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China’s President Xi Jinping (right) shakes hands with Hong Kong chief executive Leung Chun-ying (left). Photo: Reuters
China’s President Xi Jinping (right) shakes hands with Hong Kong chief executive Leung Chun-ying (left). Photo: Reuters

Xi supports Hong Kong democracy ‘Within Law,’ city’s chief says

The 'Occupy' protests have impacted Hong Kong's rule of law, while also reflecting different views on electoral reforms, says Hong Kong chief executive

Hong Kong: Chinese President Xi Jinping told Hong Kong’s leader that the nation supports the city’s democratic development “within the law," chief executive Leung Chun-ying said, as pro-democracy demonstrations entered a seventh week.

“The “Occupy" protests have impacted Hong Kong’s rule of law, while also reflecting the different views on electoral reforms," Leung said on Sunday while meeting Xi in Beijing.

Xi reiterated the nation “unwaveringly" supports Hong Kong’s democratic development in accordance with the law.

Protesters took to the streets 26 September, demanding China reverse its decision that candidates for the 2017 Hong Kong leadership election be approved by a committee. While the poll would be the first time the city’s voters could choose the chief executive, demonstrators say the vetting policy guarantees the winner would be Beijing-friendly and not necessarily look after the best interests of Hong Kong people.

“Occupy Central has impacted Hong Kong’s rule of law and severely affected social order," Leung said on Sunday.

“But I am confident that under the support of all sectors in Hong Kong, the special administrative government can handle the Occupy Central and related events by its own ability and laws."

Hong Kong, a former British colony, was returned to Chinese sovereignty in 1997. Article 45 of the Basic Law, the city’s de facto constitution, specifies how the chief executive should be selected, with a goal that it should be by “universal suffrage upon nomination by a broadly representative nominating committee."

Open letter

Protesters, in an open letter last week, asked Hong Kong’s former chief executive Tung Chee-hwa to arrange a meeting with Chinese officials after shelving a plan to take their complaints directly to Beijing during a summit attended by world leaders including US President Barack Obama.

Tung told student pro-democracy protesters their request doesn’t help and they should end their demonstrations now.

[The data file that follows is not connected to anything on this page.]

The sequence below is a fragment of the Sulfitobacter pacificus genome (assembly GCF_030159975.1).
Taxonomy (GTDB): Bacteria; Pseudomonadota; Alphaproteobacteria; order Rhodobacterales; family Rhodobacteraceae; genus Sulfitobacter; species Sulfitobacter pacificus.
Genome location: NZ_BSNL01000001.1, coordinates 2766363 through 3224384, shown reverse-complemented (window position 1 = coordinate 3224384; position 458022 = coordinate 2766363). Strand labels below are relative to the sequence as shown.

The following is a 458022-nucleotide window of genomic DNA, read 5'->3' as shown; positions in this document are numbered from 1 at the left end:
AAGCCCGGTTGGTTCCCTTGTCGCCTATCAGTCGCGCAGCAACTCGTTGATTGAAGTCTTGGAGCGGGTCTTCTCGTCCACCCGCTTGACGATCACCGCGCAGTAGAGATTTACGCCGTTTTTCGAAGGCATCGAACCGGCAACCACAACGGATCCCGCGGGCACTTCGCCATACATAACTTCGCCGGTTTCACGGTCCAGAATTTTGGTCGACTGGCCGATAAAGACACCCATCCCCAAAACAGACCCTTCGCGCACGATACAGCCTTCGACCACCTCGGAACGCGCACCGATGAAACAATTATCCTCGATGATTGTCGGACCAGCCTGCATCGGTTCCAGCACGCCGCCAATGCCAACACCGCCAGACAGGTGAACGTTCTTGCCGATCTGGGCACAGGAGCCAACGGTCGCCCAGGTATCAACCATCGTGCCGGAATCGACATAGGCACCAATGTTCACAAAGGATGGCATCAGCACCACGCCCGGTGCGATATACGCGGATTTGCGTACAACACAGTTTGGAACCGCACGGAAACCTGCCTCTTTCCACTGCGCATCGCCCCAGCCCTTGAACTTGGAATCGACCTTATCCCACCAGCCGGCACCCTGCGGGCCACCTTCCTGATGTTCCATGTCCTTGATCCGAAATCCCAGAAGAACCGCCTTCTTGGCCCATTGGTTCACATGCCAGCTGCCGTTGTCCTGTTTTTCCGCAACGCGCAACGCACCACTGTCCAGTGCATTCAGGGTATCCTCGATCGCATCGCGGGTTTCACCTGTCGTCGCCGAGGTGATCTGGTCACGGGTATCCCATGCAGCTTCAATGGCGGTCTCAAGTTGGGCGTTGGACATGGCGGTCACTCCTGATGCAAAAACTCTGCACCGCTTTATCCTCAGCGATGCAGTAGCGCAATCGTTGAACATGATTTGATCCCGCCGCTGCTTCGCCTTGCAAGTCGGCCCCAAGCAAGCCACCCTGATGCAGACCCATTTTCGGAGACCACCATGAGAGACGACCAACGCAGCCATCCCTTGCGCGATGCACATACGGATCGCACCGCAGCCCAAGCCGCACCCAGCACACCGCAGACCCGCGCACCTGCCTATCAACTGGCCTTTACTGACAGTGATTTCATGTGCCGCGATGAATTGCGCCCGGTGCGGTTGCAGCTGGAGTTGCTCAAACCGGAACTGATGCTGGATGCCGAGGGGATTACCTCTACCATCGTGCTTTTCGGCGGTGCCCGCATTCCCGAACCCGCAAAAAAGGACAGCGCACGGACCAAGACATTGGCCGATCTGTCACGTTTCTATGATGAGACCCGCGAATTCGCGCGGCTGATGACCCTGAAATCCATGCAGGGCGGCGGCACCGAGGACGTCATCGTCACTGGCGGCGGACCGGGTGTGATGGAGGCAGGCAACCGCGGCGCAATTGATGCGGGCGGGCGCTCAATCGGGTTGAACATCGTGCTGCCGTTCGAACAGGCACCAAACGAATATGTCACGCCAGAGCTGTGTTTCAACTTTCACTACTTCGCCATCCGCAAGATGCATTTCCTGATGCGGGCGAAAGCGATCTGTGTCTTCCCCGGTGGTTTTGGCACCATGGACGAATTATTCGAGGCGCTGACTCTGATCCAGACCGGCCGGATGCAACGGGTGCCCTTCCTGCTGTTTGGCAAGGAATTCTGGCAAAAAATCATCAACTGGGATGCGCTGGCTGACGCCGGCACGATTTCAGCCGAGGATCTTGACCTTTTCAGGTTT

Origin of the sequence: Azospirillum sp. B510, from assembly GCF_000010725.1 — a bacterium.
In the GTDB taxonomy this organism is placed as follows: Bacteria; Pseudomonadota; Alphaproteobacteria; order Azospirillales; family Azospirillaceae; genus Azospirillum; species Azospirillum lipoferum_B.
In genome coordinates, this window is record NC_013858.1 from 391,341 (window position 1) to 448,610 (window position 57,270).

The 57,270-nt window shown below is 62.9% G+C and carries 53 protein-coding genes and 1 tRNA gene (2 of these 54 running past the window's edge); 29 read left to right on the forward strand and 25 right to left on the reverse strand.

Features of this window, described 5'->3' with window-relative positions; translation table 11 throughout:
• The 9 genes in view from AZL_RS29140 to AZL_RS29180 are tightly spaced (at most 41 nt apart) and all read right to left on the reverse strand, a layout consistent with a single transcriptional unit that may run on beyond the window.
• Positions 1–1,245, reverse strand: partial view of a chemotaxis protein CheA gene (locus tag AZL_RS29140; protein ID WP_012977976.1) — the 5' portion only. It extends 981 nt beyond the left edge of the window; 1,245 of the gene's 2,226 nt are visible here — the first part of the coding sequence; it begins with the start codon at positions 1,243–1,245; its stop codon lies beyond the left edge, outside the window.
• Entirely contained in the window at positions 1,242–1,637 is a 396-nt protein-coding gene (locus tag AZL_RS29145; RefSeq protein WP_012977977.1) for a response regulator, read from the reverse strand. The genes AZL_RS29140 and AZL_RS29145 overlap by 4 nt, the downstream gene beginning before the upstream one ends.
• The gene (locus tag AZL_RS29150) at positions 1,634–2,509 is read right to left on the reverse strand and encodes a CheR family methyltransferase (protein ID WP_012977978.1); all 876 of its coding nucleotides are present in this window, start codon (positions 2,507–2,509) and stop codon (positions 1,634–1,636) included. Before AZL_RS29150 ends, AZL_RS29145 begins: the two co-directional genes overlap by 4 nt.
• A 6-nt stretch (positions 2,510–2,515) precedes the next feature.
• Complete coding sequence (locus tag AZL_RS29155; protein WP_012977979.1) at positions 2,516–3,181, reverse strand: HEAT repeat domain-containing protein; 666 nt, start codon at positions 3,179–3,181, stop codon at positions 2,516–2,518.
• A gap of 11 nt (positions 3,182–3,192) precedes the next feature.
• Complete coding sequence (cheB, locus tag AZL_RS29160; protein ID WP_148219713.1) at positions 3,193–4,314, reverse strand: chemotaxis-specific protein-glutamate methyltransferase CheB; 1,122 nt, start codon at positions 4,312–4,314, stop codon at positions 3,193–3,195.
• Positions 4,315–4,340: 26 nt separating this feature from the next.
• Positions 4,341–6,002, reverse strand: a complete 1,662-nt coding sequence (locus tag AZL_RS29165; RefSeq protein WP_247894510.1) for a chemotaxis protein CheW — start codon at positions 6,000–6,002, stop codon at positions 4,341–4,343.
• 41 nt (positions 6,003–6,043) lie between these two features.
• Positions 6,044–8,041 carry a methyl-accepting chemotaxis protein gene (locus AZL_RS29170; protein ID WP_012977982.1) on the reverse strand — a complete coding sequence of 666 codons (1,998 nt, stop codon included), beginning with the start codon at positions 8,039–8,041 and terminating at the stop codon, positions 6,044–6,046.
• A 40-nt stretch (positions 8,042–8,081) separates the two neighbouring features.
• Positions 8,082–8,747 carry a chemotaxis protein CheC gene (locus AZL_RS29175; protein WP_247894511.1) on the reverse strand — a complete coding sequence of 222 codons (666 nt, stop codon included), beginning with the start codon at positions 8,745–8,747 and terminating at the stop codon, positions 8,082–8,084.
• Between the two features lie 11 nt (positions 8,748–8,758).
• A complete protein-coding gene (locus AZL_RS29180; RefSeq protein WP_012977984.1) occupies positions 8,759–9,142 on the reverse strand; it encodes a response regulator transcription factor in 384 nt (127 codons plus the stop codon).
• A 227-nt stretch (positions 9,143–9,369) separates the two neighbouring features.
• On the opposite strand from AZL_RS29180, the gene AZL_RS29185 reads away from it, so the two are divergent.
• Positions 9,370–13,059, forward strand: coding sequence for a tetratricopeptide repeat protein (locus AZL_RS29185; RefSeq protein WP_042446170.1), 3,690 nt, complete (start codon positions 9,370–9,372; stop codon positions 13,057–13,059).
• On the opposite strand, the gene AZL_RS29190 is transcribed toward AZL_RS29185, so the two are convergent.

“The content of the letter only repeats their viewpoints and stance, and offers no help in solving the current impasse," Tung said in an e-mailed statement last night, without saying whether he would try to arrange meetings. “The central government fully grasps the opinions from different sectors in Hong Kong. The National People’s Congress Standing Committee will not change its 31 August decision."

The Hong Kong Federation of Students on Sunday urged Tung to give a clear answer as it hopes talks with China’s central government will help resolve the impasse.

First chief

“Simply asking people to retreat from protest sites will not solve the political dispute," the students said in a statement sent via Whatsapp after midnight. “The Federation of Students repeated viewpoints only because the government has never responded to Hong Kong people’s demands for true universal suffrage."

Tung, who was the city’s first chief executive, stepped down in 2005, less than two years after half a million people took to the streets to march against a security bill that threatened to stifle freedoms.

Tung is now vice chairman of the Chinese People’s Political Consultative Conference, the nation’s top advisory body.

Hong Kong’s government signaled plans to clear the pro- democracy protests, which have dwindled to hundreds of participants from an estimate of 200,000 at its peak, according to Apple Daily on Sunday.

Chief Secretary Carrie Lam, the city’s No. 2 official, told police officers on 7 November that protest clearance is necessary and is in the preparation stage, the Chinese-language paper reported, without identifying where it got the information.

Other attempts

The police’s public relations department didn’t immediately comment on the report when contacted by phone on Sunday. Lam’s office hasn’t yet responded to e-mailed questions.

Student leaders have previously appealed to politicians to help arrange meetings with China, with little success.

The protesters had shelved plans to send representatives to Beijing during the Asia-Pacific Economic Cooperation forum, which takes place this week in the Chinese capital.

Any such trips will happen after Asia-Pacific Economic Cooperation (APEC) meetings, the students have said.

The federation will send another open letter to Rita Fan, Hong Kong’s deputy to China’s National People’s Congress, for aid on arranging meetings with officials in Beijing, Ming Pao reported on Sunday, citing its secretary-general Alex Chow. Bloomberg

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